There are some jobs in logistics that do not warrant creative thinking or even questioning established practices. These jobs and their executions are confined within the prevalent systems and anyone breaching the standards is held accountable. There is limited scope to reinvent oneself in such tasks. Contrary to these jobs exists another realm in logistics that is driven by innovation. Creativity, state of the art technologies and value addition are the hallmarks of the contributions of people holding such positions. These are the job profiles that are the most difficult to satiate. There is no dearth of people that would follow the rules and not step one foot wrong. Of course due diligence is necessary to ensure no one is astray but a company does not really look for anything spectacular from those who simply follow the rules and adhere to the established practices.
Whenever your logistic recruitment is about mid management, senior management or any role that is not customary or where an employee must find a remedy to a problem that others have failed, where improvement is necessary or a recruit expected to usher in some change, it is quintessential to prioritise value addition. It is difficult and in some cases near impossible to find candidates who would be stringent followers of rules and yet offer some value beyond the expectations. This is not to imply that only breakers of rules would deliver some new value. The fact remains that the candidates who can truly add some value to the various processes in place will have a different perspective. Such perspective should be appreciated and even harnessed. Existing employees should always be encouraged to develop such perspectives without impairing their present roles.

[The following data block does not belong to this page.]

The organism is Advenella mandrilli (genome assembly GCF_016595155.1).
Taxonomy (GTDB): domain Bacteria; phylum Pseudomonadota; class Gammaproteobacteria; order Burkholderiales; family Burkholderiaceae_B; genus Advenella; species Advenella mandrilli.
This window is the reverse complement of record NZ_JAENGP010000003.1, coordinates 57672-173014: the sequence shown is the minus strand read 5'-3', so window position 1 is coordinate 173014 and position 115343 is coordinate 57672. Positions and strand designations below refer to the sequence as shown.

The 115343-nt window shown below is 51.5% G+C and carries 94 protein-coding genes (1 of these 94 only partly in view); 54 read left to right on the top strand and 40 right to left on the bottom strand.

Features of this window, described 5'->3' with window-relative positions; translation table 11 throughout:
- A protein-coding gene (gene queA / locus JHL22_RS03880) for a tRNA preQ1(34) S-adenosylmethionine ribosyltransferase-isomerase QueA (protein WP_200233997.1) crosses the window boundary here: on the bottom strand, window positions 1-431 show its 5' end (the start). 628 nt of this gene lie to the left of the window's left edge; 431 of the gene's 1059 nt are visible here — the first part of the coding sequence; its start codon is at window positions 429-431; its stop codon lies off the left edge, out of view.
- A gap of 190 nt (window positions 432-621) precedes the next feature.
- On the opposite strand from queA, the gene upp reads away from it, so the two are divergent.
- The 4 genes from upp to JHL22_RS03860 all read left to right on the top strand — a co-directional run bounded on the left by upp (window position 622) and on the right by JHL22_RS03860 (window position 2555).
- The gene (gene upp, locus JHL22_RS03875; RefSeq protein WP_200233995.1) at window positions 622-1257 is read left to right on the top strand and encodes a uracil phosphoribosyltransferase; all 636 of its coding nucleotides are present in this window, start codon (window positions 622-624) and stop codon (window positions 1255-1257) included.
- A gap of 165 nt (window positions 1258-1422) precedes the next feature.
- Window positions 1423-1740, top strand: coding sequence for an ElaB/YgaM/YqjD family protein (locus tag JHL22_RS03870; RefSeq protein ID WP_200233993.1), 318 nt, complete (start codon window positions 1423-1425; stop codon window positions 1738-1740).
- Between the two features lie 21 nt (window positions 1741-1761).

Value addition is not just about change or reinventing something. It is also about doing a bit more than what is necessary. It may be inconsequential in the long term or there may be no effect on the financial bottom line of the company. Yet, such additional inputs or deliverables matter. They matter for the customers who experience a difference, for employees who relish something new and the company that can try a hitherto unexplored act. No one knows if there will be a positive ripple effect. Value addition may not be a priority for entry level jobs. It has to be a priority for mid management positions. It is a quintessential factor for senior management positions.